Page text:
I cried because I’ve been feeling uncharacteristically jealous of other moms lately – the ones who print pictures and do yardwork and go to the library. The ones who travel and take their kids to shows. The ones who can count professional accomplishments alongside parental ones.

And then I cried because here I am, crying about overgrown flower beds and summer homework when we might be going to (nuclear) war with North Korea. And an entire generation of Syrian children have been scarred, forever damaged by a war thrust upon them by grown-ups who care more about power than people. And plenty of kids here in our own country go without food and love and stable places to live, let alone trips to the library.


I’m not trying to say that I regret my choices. I love my kids more than I could possibly express. I love my husband and I’m glad to be pursuing this worthwhile work alongside him. I love my life.

But somehow that doesn’t stop me from resenting it a little too. The world is big and our lives are short and there’s only so much we can fit into our day-to-day. I think it’s okay to mourn the stuff we can’t fit, as long as we don’t lose sight of all that we can.

And I know that I need to do a better job of that.

These Walls - Not Regretting Motherhood but Resenting It a Little

Epilogue (Please) To The Day Of The Snake And The Water: One Hot Mess (Vol. 4)

I sit here, stunned, numb, in disbelief at all the unpleasantly wacky things that have happened in our home this week.

Tuesday, there was this critter, or one very like him:

Yesterday's specimen.

Amongst the toys. In our parlor. Discovered by our three-year-old. If you haven’t already read the happy tale, here it is. (Anybody visiting here from Blythe’s, do check out that post. If you like hot messes, you’ll love Tuesday’s.)

Quickly – before I get to the meat of this post – let me tell you that it has come to my attention that loved ones who read the snake story now no longer want to come to my house. So let me assure you, dear friends and family, that (I think) you have nothing to fear. Ours is a very large, very old house with lots of hiding spaces for critters.

Don’t let that freak you out. Rather, let it give you comfort, because the creepy-crawlies have better places to go than in your path. They have cool, dark, dirt crawl spaces. They have toasty-warm attics. They have cozy spaces in between plaster walls and wooden floors. This dramatic sighting was surely an anomaly. Surely. Or that’s what I’m telling myself. Over and over and over…

Now back to today.

You may hardly have noticed it at the time, but the snake story included a mention of a leak in the pipe that provides water to our house. It was way boring in comparison to the snake, I know.

But this afternoon. Oh, this afternoon…

We’d received a notice that they’d be turning off our water again for an hour or so while they undertook more repairs to the water pipe. Just an hour; no big deal – we wouldn’t even be home at the time.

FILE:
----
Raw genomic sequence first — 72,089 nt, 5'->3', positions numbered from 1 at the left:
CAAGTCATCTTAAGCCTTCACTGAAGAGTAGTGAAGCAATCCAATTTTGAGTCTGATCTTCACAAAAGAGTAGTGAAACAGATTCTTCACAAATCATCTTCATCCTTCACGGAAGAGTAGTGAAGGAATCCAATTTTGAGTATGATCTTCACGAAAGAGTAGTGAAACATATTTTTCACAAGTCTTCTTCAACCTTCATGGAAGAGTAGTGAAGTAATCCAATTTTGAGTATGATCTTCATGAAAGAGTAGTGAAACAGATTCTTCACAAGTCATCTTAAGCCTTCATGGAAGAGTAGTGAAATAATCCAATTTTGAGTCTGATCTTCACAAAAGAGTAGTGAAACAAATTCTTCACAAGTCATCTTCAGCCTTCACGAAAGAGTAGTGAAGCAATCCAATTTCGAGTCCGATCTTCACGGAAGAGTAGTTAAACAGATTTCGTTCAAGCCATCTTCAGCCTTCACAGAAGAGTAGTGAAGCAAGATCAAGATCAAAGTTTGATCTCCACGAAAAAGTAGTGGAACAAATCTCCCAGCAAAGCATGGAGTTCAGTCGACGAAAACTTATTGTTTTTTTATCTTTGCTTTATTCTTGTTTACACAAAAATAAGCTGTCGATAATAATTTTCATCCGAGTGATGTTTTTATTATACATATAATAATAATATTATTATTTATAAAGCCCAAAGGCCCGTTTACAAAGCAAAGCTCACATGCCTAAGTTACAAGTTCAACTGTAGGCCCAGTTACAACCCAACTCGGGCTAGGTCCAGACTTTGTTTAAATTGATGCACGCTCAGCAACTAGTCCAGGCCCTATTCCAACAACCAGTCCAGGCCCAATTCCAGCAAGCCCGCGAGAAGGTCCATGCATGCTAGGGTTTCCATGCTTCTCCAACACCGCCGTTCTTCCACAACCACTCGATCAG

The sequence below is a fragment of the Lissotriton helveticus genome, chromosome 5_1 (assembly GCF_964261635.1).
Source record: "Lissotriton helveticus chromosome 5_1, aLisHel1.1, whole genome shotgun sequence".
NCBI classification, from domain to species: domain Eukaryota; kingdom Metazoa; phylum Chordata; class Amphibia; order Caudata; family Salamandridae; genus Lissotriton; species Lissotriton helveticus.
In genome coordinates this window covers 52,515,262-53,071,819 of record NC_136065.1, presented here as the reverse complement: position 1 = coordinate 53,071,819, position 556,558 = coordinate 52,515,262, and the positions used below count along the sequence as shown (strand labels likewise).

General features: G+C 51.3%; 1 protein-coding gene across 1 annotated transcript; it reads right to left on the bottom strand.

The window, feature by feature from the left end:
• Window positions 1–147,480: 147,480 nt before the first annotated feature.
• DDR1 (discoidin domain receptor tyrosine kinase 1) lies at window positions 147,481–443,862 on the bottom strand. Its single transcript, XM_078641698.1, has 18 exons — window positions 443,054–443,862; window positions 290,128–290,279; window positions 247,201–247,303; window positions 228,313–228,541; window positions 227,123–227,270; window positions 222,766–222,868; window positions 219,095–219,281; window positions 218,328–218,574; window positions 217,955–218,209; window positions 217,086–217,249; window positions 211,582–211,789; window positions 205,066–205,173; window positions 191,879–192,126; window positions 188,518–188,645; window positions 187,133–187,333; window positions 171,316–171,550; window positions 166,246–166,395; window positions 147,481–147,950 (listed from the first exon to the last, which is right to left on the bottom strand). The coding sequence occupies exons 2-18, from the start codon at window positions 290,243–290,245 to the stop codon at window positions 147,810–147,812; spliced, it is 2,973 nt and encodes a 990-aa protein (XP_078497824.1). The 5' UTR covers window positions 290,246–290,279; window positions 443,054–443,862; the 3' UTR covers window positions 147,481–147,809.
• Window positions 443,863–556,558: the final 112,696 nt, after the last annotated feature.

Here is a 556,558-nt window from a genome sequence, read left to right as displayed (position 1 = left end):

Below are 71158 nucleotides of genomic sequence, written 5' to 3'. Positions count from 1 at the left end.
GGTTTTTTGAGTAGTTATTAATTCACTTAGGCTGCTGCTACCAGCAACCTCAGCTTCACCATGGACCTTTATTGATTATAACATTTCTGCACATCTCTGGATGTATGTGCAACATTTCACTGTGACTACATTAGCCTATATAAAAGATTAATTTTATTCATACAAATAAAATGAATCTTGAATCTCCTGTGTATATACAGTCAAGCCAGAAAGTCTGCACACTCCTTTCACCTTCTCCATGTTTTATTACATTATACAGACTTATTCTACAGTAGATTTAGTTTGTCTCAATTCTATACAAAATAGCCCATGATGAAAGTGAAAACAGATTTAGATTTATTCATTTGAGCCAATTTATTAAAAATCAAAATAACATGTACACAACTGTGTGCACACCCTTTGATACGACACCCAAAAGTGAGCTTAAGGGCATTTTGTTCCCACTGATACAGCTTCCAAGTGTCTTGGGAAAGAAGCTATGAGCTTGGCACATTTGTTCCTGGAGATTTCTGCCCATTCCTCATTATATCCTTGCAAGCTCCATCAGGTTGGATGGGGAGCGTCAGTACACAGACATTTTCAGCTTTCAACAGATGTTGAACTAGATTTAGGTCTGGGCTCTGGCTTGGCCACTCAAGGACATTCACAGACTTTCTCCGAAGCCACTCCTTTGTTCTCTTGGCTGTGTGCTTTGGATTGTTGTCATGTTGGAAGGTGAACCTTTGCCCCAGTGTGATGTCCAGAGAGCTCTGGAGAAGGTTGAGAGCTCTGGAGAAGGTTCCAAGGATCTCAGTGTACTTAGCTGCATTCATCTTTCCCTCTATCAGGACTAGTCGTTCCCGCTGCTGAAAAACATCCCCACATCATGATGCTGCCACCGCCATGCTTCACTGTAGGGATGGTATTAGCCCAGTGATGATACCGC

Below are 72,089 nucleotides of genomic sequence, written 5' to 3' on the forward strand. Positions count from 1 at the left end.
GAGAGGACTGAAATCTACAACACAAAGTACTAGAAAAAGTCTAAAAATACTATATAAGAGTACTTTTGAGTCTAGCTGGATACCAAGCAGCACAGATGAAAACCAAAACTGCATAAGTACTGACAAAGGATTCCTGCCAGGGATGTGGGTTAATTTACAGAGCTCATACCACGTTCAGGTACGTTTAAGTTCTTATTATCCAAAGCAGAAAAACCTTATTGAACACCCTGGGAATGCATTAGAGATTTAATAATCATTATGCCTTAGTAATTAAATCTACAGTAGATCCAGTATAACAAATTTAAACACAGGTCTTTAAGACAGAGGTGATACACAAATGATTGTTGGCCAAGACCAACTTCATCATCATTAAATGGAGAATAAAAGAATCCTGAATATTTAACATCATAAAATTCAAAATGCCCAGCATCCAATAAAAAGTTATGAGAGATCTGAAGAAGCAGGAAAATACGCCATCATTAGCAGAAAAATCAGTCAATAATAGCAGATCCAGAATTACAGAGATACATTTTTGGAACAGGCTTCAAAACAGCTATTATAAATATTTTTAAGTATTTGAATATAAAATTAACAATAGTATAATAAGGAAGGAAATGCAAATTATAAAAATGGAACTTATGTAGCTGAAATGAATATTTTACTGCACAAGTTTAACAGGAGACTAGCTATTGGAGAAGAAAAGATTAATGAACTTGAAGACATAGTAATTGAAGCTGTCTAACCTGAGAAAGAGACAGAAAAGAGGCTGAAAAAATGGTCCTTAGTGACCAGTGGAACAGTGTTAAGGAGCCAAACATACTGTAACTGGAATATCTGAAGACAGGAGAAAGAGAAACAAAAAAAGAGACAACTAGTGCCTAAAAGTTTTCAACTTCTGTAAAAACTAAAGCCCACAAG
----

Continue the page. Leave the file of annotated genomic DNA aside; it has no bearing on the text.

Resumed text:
Yay for play-dates with good friends!

Yay for play-dates with good friends!

A while after we returned home, I used the powder room. And when I flushed the toilet afterward, the thing jumped. The whole flippin’ toilet jumped. With a BANG!

I jumped too. Then I froze and stared as the toilet continued to hiss and sputter a bit.

Hissing and sputtering I get: air in the line. No big deal. But jumping? What in the world makes a toilet do that? (Hmm… could a certain snake have something to do with it? Shudder…) I was shaken, so I called the hubby. He’ll take a look at it when he gets home.

A few hours later, I went upstairs to use the bathroom again. When I flushed the toilet that time, I stood back a bit, wondering if it would jump too. It didn’t. Whew – just a bit of that hissing and sputtering.


Water started pouring out of the tank! Disgusting brown water! (Please let that be brown from the pipes and not brown from – ahem – something else.) I started and stopped. What should I do? Would it stop on its own? No? How much of this disgusting brown water would pour out of the tank and all over my bathroom floor? I’d better do something.

So I took off the lid to grab the chain/bar/whatever-it’s-called thing and WATER STARTED SQUIRTING INTO THE AIR. Out of some straw-looking-thing at the top of the tank, into the air, at the window and its brand-new blinds, and all over my arm.

I was in shock. Water squirting. Out of the toilet. At the window. New blinds. All over my arm. Some spraying up onto my face and clothing. I dropped the bar/chain thingy and held my breath.

It stopped.

It stopped, but there was still disgusting brown toilet water all over my bathroom. And on me.

What to do now? Nothing to do, I suppose, but wash off my arm, walk back downstairs, call the hubby to complain (again), and sit down at the computer to tell you fine folks alllll about it. You’re welcome.

Be sure to head on over to Blythe’s to indulge in more of this week’s hot messes!

Photo 20140522161804